One of two surgical methods is used:
- Pedicle flap surgery. The surgeon cuts some of the blood vessels nourishing the tissue to be transferred but keeps other blood vessels intact. Tunneling the tissue beneath your skin to your chest area, the surgeon then creates the new breast mound or pocket for the implant.
- Free flap surgery. The surgeon disconnects the tissue completely from its blood supply and uses microsurgical techniques to reattach the tissue flap to new blood vessels near your chest. Because of the intricate nature of reattaching blood vessels, free flap surgery typically takes longer to complete than does pedicle flap surgery.
The tissue for reconstructing your breast may come from your abdomen, back or — less commonly — your buttocks. Your surgeon determines which method is best for you based on your body type and your medical and surgical history.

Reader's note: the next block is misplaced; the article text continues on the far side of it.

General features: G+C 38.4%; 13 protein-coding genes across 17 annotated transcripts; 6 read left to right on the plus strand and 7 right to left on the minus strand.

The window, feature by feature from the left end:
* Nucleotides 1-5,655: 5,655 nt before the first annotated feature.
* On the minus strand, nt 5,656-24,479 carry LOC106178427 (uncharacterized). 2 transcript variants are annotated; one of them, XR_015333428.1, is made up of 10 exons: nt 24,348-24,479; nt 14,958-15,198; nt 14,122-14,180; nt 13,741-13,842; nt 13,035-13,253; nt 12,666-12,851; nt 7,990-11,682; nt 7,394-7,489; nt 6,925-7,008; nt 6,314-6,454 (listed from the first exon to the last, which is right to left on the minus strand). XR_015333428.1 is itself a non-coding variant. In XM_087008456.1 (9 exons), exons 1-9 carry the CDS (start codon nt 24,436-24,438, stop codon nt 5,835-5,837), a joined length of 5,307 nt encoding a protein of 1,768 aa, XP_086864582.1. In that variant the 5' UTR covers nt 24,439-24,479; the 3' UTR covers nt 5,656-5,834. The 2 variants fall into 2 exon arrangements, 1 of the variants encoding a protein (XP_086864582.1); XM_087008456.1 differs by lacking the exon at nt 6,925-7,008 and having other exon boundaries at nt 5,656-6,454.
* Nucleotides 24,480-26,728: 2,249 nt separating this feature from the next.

Abdomen (TRAM flap). Your surgeon removes tissue — including muscle — from your abdomen in a procedure known as a transverse rectus abdominal muscle (TRAM) flap. The abdominal portion of this procedure is similar to a tummy tuck (cosmetic abdominoplasty); however, the muscle is moved instead of tightened. The TRAM flap can be transferred as a free flap or a pedicle flap.
A pedicle TRAM flap is the only procedure that uses your whole rectus muscle — one of the four major muscles in your abdomen. If your surgeon performs a free TRAM flap, only a portion of your rectus abdominal muscle is taken. In some instances, that portion of muscle may be very small. This is known as a muscle-sparing free TRAM procedure. Using less of your muscle for reconstruction may help you retain abdominal strength after surgery.